SAN FRANCISCO (CN) – Attorneys for Uber acknowledged Tuesday the ride-hail giant knew its embattled former engineer took proprietary information from Google’s autonomous-vehicle arm Waymo before resigning to build self-driving cars for Uber.
The revelation that “people at Uber” saw a due-diligence report proving engineer Anthony Levandowski stole the files came in a hearing before U.S. District Judge William Alsup to work out jury instructions ahead of a highly anticipated December trial in San Francisco.
Waymo had demanded the report, prepared for Uber by digital forensics firm Stroz Friedberg, since the outset of the case. The Google offshoot claimed the report would prove Uber stole its trade secrets, but received it just three weeks before the parties were originally set to go to trial – after Uber and Levandowski unsuccessfully appealed its production.
Alsup expressed dismay over the disclosure by Morrison & Foerster attorney Arturo Gonzalez, one of the attorneys representing Uber and co-defendant Ottomotto, a driverless trucking startup founded by Levandowski.
“I thought you contended that all secrets stayed with Stroz and never got to Uber,” Alsup said. “Who did it get to? Was it more than just the lawyers? Was it before the litigation?”
Boies Schiller Flexner attorney Karen Dunn, who also represents the defendants, clarified only Uber’s in-house lawyers saw the report – a 33-page document summarizing the findings of Stroz’s due-diliegence investigation into Levandowski ahead of Uber’s acquisition of Ottomotto. But, she added, those lawyers didn’t see the report’s exhibits, which Gonzalez said contain the “juicy stuff.”
The Stroz summary, made public by Waymo last month, revealed that although Stroz had confirmed Levandowski took and accessed Waymo’s confidential self-driving car files while working at Ottomotto, it couldn’t confirm whether any of those files made it to Uber.
The disclosure by Gonzalez and Dunn was part of a discussion of a tentative jury instruction regarding the role of Stroz and Morrison & Foerster in the case. If Waymo proves that either firm received its alleged trade secrets during the summer 2016 acquisition, the instruction directs the jury to find that the defendants themselves acquired Waymo’s trade secrets unless they can prove the firms had an obligation not to disclose the secrets to them.
Uber hired Stroz to investigate Levandowski, whom Waymo has accused of stealing its trade secrets and using them to build driverless vehicles for Ottomotto and then Uber after resigning from Waymo in 2016. As part of the investigation, Stroz searched Levandowski’s cellphones and laptops for files he may have taken. Morrison & Foerster advised Uber during the acquisition, and has acknowledged it received a “sliver” of the files Stroz examined.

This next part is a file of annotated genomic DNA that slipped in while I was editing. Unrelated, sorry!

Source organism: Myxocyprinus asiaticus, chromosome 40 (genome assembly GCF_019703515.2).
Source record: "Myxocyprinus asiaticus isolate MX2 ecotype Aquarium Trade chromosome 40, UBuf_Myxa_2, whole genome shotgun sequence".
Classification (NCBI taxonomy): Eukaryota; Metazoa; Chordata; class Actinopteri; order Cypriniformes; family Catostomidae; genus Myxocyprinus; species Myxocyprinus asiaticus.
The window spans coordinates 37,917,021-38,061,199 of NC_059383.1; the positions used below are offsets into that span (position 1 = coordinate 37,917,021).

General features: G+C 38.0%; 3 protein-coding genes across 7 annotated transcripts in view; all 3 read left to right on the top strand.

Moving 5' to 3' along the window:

“Uber is going to want to make the point to the jury that the report got to Uber but the exhibits did not,” Alsup told Uber’s lawyers. “With respect to the exhibits, those could have been given to MoFo [Morrison & Foerster], and MoFo could have described them to – even if not handing them copies – it could have described them to Uber, and therefore, wouldn’t that satisfy the requirement and eliminate any duty not to disclose the facts to the principle? So what do you say to that line of reasoning that arguably the jury could indulge?”
Gonzalez replied, “To be clear, MoFo saw the exhibits. Also, to be clear, MoFo’s communications with the client are privileged.”
The defendants want Alsup to toss the jury instruction, arguing that Stroz or Morrison & Foerster’s knowledge of any alleged trade secrets can’t be imputed to them. Gonzalez repeated that request Tuesday, noting that Waymo said in a Nov. 12 brief that it would not rely on wrongful acquisition by Stroz and Morrison & Foerster to seek damages.
“They made the concession that it didn’t cause them damage. It’s almost irrelevant that they have these documents,” Gonzalez said of the Stroz materials.
“No, it’s not irrelevant,” Alsup countered. “[Jury members] need to distinguish between acquisition, use and disclosure. It will help me on injunctive relief.”
Also Tuesday, the parties argued over a tentative jury instruction guiding jurors on how to differentiate between trade secrets and skills that engineers acquire at work. The instruction applies to engineers who change jobs, and specifically to ex-Waymo engineers who followed Levandowski to Ottomotto.
Waymo contends that trade secrets retained in an engineer’s memory can trigger trade secret liability, while Uber argues that Waymo’s position contradicts California’s policy favoring employee mobility and open competition.
Alsup seemed to side with Uber, questioning whether an engineer can forget on-the-job learning.
“Is the engineer really supposed to get a cranial lobotomy before they go to the next job?” he asked.
“This case presents the right of employees to leave – engineers in particular – to leave their employers and continue their profession at some other company. Waymo wants to shut them down cold.
“It just cannot be the law that they can’t continue to practice their skill and knowledge. And it gets complicated when Waymo deems everything in the universe a trade secret. So I’m sympathetic to the engineer whose trying to make a living and pay the rent.”